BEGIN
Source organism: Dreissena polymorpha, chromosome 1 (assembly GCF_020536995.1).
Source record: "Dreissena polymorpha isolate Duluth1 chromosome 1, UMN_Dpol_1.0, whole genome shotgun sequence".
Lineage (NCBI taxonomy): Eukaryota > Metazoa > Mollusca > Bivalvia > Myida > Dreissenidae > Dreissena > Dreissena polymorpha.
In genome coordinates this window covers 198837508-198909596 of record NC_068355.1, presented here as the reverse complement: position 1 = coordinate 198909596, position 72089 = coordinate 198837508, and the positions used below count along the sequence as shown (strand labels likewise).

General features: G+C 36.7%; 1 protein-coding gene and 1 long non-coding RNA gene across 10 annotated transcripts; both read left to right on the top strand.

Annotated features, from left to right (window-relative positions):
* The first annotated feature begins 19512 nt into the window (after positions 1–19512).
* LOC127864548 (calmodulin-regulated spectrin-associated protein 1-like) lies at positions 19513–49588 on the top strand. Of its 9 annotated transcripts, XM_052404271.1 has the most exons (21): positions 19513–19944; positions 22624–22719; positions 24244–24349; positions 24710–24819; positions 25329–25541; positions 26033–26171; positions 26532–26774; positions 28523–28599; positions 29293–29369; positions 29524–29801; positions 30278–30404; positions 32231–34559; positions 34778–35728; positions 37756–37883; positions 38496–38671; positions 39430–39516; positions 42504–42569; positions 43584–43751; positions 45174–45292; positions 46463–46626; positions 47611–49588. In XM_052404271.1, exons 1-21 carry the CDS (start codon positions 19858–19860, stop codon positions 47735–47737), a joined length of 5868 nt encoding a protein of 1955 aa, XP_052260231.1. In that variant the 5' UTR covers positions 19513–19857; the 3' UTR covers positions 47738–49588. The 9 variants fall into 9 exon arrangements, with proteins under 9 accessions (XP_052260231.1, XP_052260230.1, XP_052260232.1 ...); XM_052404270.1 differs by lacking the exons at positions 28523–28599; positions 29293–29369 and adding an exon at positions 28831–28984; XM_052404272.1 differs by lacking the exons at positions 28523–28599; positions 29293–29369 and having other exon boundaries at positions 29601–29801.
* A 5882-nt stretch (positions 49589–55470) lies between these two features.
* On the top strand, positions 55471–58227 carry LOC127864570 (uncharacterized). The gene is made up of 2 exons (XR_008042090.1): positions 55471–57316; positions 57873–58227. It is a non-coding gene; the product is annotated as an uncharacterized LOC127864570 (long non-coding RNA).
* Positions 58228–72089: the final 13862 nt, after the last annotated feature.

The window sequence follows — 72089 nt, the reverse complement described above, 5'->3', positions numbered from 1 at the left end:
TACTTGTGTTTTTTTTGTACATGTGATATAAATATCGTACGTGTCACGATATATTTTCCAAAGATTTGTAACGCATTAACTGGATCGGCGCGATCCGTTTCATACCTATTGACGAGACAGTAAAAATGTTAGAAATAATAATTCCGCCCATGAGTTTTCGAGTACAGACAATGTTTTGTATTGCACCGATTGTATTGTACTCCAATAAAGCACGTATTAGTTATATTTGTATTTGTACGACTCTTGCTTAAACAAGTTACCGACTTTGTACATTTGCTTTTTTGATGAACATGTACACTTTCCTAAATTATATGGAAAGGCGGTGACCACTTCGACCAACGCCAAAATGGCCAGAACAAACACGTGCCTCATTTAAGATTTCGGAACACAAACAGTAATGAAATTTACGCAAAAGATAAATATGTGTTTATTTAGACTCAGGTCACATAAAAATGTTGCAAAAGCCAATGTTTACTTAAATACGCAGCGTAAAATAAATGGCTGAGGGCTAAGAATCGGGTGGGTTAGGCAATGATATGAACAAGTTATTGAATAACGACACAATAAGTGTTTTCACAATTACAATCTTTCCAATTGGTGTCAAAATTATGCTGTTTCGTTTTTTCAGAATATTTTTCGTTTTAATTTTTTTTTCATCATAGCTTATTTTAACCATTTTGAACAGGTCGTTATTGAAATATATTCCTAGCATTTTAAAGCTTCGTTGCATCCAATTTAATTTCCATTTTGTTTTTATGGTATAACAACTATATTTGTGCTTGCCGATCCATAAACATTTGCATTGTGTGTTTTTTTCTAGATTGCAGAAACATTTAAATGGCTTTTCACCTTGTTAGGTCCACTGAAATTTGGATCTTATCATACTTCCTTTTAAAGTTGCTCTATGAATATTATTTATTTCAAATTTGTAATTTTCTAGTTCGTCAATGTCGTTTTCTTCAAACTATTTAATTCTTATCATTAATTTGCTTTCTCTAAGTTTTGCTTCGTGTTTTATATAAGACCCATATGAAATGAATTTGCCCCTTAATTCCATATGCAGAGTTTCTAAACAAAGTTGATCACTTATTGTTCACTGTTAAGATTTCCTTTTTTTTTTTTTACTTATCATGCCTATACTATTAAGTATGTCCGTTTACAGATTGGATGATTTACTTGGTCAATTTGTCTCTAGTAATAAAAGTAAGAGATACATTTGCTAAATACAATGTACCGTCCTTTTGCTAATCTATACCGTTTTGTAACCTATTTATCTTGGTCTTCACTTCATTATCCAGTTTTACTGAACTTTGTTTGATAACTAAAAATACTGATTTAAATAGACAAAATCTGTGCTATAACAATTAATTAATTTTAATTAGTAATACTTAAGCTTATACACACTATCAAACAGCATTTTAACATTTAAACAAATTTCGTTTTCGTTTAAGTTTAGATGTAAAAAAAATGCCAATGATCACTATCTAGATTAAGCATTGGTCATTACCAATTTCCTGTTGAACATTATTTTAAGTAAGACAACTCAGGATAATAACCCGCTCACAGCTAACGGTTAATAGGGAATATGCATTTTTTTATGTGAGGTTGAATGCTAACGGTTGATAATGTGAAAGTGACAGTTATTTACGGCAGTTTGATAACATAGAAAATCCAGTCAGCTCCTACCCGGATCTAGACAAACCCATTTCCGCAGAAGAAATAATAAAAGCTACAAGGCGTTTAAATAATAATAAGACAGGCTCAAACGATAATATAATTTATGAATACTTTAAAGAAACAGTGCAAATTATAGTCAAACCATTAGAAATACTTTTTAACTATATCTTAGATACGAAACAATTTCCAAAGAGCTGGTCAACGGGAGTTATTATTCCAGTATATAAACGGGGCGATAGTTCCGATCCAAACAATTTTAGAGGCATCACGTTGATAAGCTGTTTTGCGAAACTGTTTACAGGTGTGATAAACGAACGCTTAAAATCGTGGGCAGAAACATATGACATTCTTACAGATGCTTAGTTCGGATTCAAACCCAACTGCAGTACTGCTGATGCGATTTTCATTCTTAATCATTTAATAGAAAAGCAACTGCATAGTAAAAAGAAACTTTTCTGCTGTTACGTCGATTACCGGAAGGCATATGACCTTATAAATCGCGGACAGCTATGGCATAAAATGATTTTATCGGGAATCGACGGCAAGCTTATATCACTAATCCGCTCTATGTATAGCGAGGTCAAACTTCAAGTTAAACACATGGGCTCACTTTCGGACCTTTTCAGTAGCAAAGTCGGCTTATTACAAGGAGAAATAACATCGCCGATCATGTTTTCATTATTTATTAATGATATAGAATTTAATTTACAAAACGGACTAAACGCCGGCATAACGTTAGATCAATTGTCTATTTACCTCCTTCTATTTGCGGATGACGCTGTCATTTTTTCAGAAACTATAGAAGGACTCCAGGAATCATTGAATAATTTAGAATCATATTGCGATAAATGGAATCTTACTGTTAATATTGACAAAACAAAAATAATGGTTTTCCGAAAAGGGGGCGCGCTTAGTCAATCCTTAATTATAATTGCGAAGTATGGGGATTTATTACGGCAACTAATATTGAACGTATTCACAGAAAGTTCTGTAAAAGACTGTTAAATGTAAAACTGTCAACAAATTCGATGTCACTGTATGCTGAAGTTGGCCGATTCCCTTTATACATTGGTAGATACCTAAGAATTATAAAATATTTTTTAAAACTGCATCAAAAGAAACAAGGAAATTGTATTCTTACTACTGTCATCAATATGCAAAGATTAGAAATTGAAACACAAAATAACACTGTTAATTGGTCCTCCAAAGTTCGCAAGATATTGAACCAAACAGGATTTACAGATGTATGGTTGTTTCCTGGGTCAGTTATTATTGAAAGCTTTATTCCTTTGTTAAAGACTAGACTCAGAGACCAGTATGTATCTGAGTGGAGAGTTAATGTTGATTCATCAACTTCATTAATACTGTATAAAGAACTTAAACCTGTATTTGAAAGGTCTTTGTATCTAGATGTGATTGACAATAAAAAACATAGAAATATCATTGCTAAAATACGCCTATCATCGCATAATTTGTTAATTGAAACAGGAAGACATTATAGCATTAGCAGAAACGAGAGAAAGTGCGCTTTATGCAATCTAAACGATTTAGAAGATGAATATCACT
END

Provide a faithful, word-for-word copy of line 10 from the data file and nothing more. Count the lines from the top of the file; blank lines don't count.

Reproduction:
* On the top strand, positions 55471–58227 carry LOC127864570 (uncharacterized). The gene is made up of 2 exons (XR_008042090.1): positions 55471–57316; positions 57873–58227. It is a non-coding gene; the product is annotated as an uncharacterized LOC127864570 (long non-coding RNA).